Sunday, November 30, 2014

I Advent

November 30, 2014

1 Corinthians 1.3-9; Mark 13.24-37

+ Defining moments in our lives sometimes happen in very strange ways. I don’t know if it’s because we’re celebrating the beginning of a new Church Year today, or because we are now officially in the holiday season, or what it is, but I’ve been strangely reflective these last several days. And I found myself reflective on some of those defining moments in my own life.

There have been a few, let me tell you.  But, one of my first defining moments—and one that I think still has a lot of consequences in my life, in my own personal perspective on things—was one that happened when I was in the fourth grade.

When I was in the fourth grade, I had a teacher call me out of class one afternoon. We know what being called into hallway means. It’s never a good thing. In this case, this particular called me out into the hall way and proceeded to have a very intense “come to Jesus” moment with me.

“Jamie,” she said. “I just don’t understand you. You seem smart. You seem articulate. You have quick come-backs on things. You read an amazing amount. But none of that reflects in your grades.”

Not so bad, right?  Oh, but wait…

“You’re sloughing,” she said. “There’s no other way to put it. Actually, there is. You’re lazy.”

Now, for some reason, that word, “Lazy,” hit me like a ton of bricks. Or maybe I should say, it hit me like a slap across the face. And although I could not or would not admit it then, it was just what I needed.  Her words woke me up. I became a more committed student after that talk, as painful as it was.

In our Gospel reading for today, we get a very similar moment.  It’s not quite an accusation of laziness on us. But it is a kind of verbal alarm clock.  And we hear it in two different ways:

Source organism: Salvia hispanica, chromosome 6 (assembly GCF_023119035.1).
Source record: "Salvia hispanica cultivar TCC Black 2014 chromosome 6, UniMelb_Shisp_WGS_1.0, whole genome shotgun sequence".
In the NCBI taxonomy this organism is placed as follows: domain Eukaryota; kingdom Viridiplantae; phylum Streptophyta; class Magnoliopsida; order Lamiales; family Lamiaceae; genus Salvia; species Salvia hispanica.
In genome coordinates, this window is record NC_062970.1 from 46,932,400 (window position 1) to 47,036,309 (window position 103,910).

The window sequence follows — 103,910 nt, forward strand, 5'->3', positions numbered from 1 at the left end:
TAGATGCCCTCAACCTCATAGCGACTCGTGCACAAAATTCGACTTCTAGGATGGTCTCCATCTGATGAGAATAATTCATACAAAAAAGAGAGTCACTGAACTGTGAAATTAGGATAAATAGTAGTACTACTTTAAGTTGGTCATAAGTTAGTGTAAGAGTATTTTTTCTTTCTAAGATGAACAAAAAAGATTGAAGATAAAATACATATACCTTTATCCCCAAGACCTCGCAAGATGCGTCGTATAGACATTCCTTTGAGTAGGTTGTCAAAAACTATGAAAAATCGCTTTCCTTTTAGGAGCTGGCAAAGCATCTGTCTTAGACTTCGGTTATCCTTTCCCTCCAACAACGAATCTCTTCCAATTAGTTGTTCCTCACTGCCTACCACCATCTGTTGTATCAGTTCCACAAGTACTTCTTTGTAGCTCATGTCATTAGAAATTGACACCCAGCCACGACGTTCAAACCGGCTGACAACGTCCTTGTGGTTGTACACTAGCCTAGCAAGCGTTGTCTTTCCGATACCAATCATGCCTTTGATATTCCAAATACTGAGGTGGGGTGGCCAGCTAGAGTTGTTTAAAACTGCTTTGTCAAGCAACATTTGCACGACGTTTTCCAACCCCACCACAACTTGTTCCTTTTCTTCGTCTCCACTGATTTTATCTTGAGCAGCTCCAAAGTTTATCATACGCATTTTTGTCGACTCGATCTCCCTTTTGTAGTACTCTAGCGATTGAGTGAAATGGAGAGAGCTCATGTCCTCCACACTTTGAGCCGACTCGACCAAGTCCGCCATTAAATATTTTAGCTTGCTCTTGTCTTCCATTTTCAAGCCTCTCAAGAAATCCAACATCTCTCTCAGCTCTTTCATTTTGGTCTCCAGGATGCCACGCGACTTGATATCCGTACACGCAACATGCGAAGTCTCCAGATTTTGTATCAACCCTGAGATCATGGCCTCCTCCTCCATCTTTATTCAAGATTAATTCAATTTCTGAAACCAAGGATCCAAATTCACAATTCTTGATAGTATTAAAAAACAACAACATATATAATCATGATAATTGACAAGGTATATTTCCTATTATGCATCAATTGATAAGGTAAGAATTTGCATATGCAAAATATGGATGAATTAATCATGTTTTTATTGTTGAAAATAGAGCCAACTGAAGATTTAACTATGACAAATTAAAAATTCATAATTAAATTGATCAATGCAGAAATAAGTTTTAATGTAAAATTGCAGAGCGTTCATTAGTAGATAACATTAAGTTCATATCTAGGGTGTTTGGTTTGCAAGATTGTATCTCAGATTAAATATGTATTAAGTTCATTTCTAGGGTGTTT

“Keep alert.”

“Keep awake.”

Jesus says it just those two ways in our reading from Mark: It seems simple enough.

“Keep alert” and “keep awake.” Or to put it more bluntly, “Wake up!”

But is it simple?  Our job as Christians is sometimes no more than this.  It is simply a matter of staying awake, of being attentive or being alert, of not being lazy.  Our lives as Christians are sometimes simply responses to being spiritually alert.

For those of us who are tired, who are worn down by life, who spiritually or emotionally fatigued, our sluggishness sometimes manifests itself in our spiritual life and in our relationship with others.  When we become impatient in our watching, we sometimes forget what it is we are watching for.  We sometimes, in fatigue, fail to see.

For us, that “something” that we are waiting for, that we keeping alert for, is none other than that glorious day of Christ, that we hear St. Paul talk about in his epistle this morning.  That glorious day of Jesus comes when, in our attentiveness, we see the rays of the light breaking through to us in our tiredness and in our fatigue.  It breaks us through to us in various ways.  We, who are in this sometimes foggy present moment, peering forward, sometimes have this moments of wonderful spiritual clarity.  Those moments are true moments of being alert—of being spiritually awake.